wherein said backrest pad member is configured such that said backrest surface is presented in a same forwardly facing orientation relative to the back of the user regardless of the angular position of the support arms.
2. A motorcycle backrest as set forth in claim 1 wherein the means for pivotally securing the second ends of said support arms to the frame arms comprises a pair of axially aligned opposite facing pivot pins, one carried by each frame arm, a pivot pin bore being provided in the second end of each support arm for receiving the pivot pin therethrough.
3. A motorcycle backrest as set forth in claim 2 wherein the means for selectively locking the support arm comprises a plurality of ratchet type gear teeth surrounding the pivot pin bore of each support arm and a spring loaded ratchet pawl member carried by each frame arm and being yieldingly engageable with the gear teeth to permit ratcheting when the backrest pad is moved forwardly and to prevent movement of the pad member in a rearward direction, said ratchet pawl member being manually disengageable to permit adjustment of the pad rearwardly.
4. A motorcycle backrest as set forth in claim 3 wherein the means for selectively locking the support arms comprises, a first pair of oppositely facing annular discs, one surrounding each pivot pin and being rigidly supported by each frame arm, a plurality of spaced radially extending serrations being provided in the outer faces of each annular disc, a second pair of oppositely facing annular discs, one surrounding each pivot pin bore and rigidly supported by each support arm, a plurality of spaced radially extending serrations being provided on the outer faces of said second annular discs and being shaped to meshingly engage the serrations of the frame arms in a plurality of angular positions of the support arms, and including means carried by the pivot pin and cooperating with the support arms to selectively force the frame arm disc members in locking engagement with the support arm disc members.
5. A motorcycle backrest as set forth in claim 4 wherein the means for forcing the arms in locking engagement comprise threads provided on the outer ends of said pivot pins and a nut member being threadedly carried thereby and engageable with the support arm.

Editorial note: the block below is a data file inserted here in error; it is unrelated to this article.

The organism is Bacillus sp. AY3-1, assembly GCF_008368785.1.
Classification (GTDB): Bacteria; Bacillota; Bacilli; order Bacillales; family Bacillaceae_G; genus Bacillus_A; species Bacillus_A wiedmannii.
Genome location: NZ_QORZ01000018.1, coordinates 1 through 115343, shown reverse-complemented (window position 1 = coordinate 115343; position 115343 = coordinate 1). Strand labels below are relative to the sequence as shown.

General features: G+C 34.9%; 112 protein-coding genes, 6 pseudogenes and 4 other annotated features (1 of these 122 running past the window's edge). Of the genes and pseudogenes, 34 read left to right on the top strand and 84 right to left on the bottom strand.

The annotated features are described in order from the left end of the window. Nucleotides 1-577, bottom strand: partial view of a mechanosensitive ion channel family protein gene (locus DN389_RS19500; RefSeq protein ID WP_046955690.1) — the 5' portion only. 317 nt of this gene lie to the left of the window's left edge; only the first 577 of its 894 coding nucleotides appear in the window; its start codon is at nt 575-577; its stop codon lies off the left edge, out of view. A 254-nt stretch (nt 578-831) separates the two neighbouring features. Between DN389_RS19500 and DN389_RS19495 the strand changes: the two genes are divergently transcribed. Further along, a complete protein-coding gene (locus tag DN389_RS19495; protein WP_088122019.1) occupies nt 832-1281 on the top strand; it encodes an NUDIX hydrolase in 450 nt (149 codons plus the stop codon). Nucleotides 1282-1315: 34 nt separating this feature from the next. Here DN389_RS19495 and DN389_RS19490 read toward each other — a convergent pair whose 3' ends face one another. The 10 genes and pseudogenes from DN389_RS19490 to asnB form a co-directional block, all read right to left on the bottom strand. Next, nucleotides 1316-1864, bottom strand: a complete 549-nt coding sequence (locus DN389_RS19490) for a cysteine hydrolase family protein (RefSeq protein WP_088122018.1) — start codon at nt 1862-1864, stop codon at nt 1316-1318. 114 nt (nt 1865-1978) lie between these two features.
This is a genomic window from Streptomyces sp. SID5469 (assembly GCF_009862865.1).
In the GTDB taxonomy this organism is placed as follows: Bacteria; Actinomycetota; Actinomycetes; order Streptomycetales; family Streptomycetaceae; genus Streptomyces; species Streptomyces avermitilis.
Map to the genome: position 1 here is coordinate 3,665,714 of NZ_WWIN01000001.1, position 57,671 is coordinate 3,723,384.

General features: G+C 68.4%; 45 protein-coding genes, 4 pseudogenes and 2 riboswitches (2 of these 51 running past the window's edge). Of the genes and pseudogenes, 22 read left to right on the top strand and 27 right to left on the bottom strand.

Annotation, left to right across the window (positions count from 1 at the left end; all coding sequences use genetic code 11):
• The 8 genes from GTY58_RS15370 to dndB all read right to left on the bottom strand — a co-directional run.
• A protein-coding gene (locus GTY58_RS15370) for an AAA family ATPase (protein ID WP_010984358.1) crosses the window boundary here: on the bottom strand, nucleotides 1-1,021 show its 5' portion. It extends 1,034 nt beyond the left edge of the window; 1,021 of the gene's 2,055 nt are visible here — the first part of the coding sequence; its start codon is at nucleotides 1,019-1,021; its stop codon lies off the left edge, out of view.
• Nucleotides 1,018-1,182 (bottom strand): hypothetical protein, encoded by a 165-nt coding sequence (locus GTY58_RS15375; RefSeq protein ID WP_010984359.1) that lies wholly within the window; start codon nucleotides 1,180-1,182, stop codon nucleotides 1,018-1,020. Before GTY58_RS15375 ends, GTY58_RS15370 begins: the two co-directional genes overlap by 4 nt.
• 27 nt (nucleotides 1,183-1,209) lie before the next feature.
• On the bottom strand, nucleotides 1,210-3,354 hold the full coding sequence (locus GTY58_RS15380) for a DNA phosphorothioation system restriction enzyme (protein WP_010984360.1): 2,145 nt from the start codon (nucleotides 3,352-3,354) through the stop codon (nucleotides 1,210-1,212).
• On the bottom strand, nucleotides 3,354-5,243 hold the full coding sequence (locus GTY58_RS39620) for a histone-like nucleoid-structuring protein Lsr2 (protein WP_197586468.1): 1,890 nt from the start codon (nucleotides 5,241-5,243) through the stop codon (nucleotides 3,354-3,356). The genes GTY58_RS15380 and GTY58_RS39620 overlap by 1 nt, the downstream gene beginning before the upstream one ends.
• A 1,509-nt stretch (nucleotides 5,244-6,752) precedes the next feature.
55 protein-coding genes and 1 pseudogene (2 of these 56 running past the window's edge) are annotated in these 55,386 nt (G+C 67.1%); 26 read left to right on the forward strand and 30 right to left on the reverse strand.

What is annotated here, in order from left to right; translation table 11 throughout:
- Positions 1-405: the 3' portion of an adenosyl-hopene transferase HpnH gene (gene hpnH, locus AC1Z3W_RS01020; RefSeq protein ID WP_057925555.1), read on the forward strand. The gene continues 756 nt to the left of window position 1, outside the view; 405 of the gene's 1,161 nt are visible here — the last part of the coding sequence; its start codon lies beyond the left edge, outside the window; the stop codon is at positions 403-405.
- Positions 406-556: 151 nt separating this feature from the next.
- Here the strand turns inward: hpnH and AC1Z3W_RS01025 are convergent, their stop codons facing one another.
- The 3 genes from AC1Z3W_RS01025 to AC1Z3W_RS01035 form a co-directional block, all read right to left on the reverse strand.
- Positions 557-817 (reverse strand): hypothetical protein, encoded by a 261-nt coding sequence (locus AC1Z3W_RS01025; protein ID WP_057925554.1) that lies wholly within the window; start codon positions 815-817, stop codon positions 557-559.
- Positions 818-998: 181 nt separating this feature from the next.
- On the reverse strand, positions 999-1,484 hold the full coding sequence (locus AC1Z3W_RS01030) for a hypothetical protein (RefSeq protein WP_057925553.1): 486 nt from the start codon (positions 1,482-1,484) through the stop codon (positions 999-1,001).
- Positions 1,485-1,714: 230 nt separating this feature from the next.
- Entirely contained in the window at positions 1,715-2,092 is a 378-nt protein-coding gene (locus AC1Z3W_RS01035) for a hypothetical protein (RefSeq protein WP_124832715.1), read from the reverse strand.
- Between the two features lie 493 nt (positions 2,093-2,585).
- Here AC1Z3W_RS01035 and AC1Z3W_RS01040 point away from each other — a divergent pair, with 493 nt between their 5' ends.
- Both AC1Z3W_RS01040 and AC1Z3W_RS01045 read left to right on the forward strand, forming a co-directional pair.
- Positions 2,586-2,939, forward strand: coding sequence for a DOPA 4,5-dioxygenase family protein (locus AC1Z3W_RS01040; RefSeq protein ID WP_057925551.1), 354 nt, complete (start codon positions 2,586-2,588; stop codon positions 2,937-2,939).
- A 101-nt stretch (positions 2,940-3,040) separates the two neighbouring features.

6. A motorcycle backrest as set forth in claim 4 wherein the means for forcing locking engagement comprise threads provided on the inner ends of the pivot pins, said pivot pins being threadedly carried by the frame arms, the outer ends of said pivot pins being provided with a rotatable handle member, said handle member being engageable with the support arm.
7. A motorcycle backrest as set forth in claim 4 wherein the outer ends of each pivot pin is provided with a pivotally mounted lever, one end of which has a cam surface, whereby when the lever is in a first position, the arm members are forced into locking engagement and when the lever is in the second position, the arms are loosened for angular adjustment and including a recess provided in each support arm for receiving the lever therein when in its first position for eliminating protrusion of said lever.
8. A motorcycle backrest as set forth in claim 7 wherein the inner ends of the pivot pins comprises means for adjusting the tension which is provided by the cam and cam follower surface.
9. A motorcycle backrest as set forth in claim 2 wherein the means for selectively locking the support arm comprises a plurality of gear teeth partially surrounding the pivot pin bore of each support arm, a gear member rotatably secured to each frame arm and being meshably engaged with said gear teeth of each support arm, and means for frictionally locking said gear members thereby locking said support arms in the desired position.
10. A motorcycle backrest as set forth in claim 9 wherein the gear teeth partially surrounding the pivot pin bore of each support arm terminate at a first end thereof in a position to limit the forward movement of the support arm and terminates at the opposite end thereof at a position to limit the rear positioning of the support arm.